The Top Ten Solitaire Boardgames of All Time

Thank you, lostcawz. As a newcomer, I appreciate the warm and friendly welcome!

That sounds great! I’d skipped Frontiers because I’d already played tons of Mage Knight and had almost no Star Trek context when it came out. I’ve seen a bunch of Star Trek at this point and playing vs an AI deck of Khan is pretty dang intriguing.

Welcome to Qt3, @terry.

Welcome! Stick around. Talk tabletop games with us!

BTW, those of you waiting for Apocrypha to ship, here’s the best tutorial video on youtube I could find. It’s very thorough and a little too dry at times, but he hits up the rules well.

And then when you’ve absorbed that, Tom Chick played one of the Candlepoint scenarios:

Cool. Thanks for those. Started reading the fan made rules file on BGG. Then stopped. Videos will be better.

BTW, go to @tomchick’s excellent playthrough to hear and watch the rules invoked correctly and explained nicely.

Stay to hear him charmingly refer to Dr. Zeez by his proper last name throughout…

It’s bizarre that they go to the bother of making a pre-built tutorial deck, and then don’t do a proper tutorial with it. Even the official “how to play” video for it doesn’t actually tell you how to play. I gave up on it half way through and watched this instead, which is infinitely better even though it’s not using the tutorial scenario.

Hey, @Terry, glad you brought up Star Trek: Frontiers, because I am definitely a fan! Maybe not Top Ten of All Time fan, but still a fan. Andrew Parks is a truly talented designer, and if there were any solitaire play in the Marvel minis boondoggle he’s making, I’d probably be all over that. But when Parks adapted Mage Knight into Star Trek: Frontiers, he did a fantastic job breathing life into the game, and addressing a lot of my Mage Knight complaints.

I do think it gets a bit weird with the theming, and I say that without even really knowing much about Star Trek. But I seem to recall weird counter-lore things happening and thinking that Star Trek fans would might strenuously object. Stuff like, uh, Romulans teaming up with Ferrengi or whatever, or Wharf working on the USS Deep Space Nine. That sort of thing.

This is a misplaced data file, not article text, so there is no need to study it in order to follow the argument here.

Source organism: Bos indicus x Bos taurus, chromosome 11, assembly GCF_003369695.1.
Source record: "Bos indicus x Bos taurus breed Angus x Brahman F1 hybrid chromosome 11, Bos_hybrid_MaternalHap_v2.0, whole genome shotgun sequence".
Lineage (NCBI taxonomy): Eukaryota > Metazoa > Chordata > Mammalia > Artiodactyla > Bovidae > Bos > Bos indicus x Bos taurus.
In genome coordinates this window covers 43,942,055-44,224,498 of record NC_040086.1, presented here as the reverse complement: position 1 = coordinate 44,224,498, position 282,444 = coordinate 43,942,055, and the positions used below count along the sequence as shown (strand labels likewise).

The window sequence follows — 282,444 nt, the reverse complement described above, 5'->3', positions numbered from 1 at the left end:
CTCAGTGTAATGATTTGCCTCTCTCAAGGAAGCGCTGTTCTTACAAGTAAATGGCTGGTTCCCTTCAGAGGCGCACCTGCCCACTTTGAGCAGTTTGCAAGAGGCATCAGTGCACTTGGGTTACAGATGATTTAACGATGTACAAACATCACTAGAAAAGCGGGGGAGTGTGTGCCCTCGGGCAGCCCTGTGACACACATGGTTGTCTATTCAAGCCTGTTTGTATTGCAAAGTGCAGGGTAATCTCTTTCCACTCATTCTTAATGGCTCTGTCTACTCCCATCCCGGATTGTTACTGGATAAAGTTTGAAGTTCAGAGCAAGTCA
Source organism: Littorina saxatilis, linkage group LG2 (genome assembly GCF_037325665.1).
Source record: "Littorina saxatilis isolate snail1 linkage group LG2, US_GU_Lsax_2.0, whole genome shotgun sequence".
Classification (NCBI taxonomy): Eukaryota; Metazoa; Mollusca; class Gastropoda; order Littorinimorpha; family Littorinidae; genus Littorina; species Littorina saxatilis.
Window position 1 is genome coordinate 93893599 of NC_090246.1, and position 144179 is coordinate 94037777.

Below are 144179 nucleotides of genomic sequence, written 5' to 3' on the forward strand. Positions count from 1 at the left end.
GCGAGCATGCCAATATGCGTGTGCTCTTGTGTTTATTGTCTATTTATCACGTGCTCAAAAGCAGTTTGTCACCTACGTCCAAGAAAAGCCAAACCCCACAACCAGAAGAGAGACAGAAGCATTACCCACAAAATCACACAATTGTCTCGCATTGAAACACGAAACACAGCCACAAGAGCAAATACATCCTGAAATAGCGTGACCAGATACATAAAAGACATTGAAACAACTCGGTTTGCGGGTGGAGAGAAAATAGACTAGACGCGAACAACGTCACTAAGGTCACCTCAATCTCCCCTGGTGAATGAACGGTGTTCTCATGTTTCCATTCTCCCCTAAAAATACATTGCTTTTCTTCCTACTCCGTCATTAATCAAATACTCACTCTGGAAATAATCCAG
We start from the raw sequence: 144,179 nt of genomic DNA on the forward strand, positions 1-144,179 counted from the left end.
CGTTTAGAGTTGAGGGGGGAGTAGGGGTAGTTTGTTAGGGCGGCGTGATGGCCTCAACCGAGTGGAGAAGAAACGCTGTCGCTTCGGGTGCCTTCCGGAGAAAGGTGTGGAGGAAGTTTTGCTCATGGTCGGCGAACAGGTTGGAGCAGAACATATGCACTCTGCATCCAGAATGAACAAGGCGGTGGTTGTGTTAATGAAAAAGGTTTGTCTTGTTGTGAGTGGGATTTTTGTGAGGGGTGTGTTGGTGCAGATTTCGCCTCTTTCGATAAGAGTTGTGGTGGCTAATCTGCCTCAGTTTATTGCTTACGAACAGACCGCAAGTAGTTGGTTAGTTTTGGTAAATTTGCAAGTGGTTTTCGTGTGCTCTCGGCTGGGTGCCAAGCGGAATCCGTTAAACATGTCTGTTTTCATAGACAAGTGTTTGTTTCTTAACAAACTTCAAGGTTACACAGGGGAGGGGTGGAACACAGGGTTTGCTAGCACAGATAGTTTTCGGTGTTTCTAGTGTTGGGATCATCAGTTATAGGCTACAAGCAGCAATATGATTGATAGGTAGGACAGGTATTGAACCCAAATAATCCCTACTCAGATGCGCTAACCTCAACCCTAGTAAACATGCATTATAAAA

Uh-oh, there’s an expansion? Damn you, @Terry!


You can tell I like a game when I keep accidentally using the lore.


Several of my personal favorite solitaire games:

  1. Coffee Roaster
  2. Twice As Clever (doppelt so clever) / That’s Pretty Clever (Ganz schön clever)
  3. Onirim
  4. Spirit Island
  5. Sentinels of the Multiverse

I tend to play bigger games with friends cooperatively, that’s how I played through several PACG seasons, I would prefer the simpler mechanics as a solitaire game.

Got it for 50€ at the end, but I don’t know how long it will take to arrive.

It’s not like I don’t have other things to put time into!

As someone who enjoys Mage Knight + expansion(s) I have always waffled on whether getting Star Trek Frontiers + expansion is worth it.

Pros: great theming (I like Star Trek)
Cons: from what I read the gameplay is so close to the same it’s not worth owning both.

For me, I would say there are 3 factors that differentiate Star Trek: Frontiers from Mage Knight: